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The Spiker Gazette
Oxford, WVVolume  10Issue  10October  2016
In this Issue:Treasured Family Records
Family Group Sheets
Source Checklists


Treasured Family Records

Written by:  Bobbi Spiker-Conley

     Historically, one's identity was defined as much by his pedigree as by individual achievement. His wealth, authority and social standing -- good or bad -- were purely consequences of birth. So it should be no surprise that some family histories may have been, shall we say, "improved."  Conflicting information is just one reason why documenting our genealogy research with source citations is essential. The main purpose is two-fold, 1) to show a summary of the evidence we used to reach a conclusion, and 2) to enable others to retrace our steps to find the same information. In other words, we'll be able to prove that we didn't just make all this stuff up.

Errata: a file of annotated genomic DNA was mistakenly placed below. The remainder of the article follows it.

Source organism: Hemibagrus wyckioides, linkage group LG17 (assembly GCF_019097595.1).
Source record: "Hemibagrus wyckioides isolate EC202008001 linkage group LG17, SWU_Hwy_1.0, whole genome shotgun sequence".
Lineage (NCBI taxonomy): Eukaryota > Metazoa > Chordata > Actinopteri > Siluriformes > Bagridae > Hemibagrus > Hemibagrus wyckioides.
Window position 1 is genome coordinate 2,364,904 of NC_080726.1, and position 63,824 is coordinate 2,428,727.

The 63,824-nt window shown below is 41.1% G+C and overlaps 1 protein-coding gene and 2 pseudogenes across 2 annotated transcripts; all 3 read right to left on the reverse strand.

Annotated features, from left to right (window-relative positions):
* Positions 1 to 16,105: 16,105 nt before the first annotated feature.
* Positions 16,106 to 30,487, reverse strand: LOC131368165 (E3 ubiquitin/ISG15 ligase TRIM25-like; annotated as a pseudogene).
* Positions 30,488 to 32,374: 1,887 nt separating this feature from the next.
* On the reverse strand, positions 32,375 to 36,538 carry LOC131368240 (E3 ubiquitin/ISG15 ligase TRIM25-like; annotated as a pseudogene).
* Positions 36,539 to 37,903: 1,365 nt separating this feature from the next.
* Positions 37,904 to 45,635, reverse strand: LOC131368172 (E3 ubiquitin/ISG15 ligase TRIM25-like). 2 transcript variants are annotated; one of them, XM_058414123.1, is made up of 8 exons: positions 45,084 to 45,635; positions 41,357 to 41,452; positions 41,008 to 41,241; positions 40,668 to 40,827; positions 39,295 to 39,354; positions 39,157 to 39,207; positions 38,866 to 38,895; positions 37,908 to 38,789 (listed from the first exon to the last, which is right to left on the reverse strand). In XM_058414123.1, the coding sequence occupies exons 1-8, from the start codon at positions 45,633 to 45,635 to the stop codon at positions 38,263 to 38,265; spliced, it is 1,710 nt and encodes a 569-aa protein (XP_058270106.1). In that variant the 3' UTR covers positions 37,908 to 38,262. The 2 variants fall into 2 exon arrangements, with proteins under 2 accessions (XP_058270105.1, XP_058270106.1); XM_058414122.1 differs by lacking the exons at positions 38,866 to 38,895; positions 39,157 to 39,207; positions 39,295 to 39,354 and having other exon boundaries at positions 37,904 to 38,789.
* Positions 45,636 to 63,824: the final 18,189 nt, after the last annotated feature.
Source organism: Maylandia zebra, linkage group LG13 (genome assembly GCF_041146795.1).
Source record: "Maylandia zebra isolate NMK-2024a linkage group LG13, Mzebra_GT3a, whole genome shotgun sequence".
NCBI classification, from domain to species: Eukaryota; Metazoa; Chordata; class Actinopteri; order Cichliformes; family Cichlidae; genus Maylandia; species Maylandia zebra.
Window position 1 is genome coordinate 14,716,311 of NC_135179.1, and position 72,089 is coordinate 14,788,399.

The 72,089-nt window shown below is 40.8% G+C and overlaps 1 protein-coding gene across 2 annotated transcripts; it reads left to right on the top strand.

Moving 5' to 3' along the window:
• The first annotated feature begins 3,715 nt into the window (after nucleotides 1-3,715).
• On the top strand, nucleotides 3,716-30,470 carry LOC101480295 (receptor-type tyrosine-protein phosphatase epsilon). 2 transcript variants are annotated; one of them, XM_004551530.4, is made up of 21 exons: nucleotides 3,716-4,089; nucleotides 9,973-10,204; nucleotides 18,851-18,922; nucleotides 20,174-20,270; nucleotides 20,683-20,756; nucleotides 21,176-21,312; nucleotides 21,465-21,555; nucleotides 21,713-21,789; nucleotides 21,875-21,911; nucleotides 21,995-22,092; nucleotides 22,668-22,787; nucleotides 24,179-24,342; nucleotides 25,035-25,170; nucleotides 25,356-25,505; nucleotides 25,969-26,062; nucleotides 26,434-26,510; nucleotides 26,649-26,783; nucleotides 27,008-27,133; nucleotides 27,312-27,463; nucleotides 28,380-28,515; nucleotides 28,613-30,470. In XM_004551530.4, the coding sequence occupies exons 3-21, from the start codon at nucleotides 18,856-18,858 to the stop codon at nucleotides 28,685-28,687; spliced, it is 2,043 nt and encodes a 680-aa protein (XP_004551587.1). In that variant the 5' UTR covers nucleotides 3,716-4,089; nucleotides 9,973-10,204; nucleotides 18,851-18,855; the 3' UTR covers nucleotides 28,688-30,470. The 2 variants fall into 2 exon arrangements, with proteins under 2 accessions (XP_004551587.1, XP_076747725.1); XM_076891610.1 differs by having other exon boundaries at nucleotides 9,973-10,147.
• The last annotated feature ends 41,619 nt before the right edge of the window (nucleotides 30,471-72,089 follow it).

Our parents and grandparents provided many of the sources that are cited in our research. Their first goal was to document the "basic info" for each person in our family tree:

  • Full names (including maiden names for the women)
  • Event dates (or approximate dates) for birth, marriage, death, burial, residence, occupation, etc.
  • Event locations (key to locating vital records.)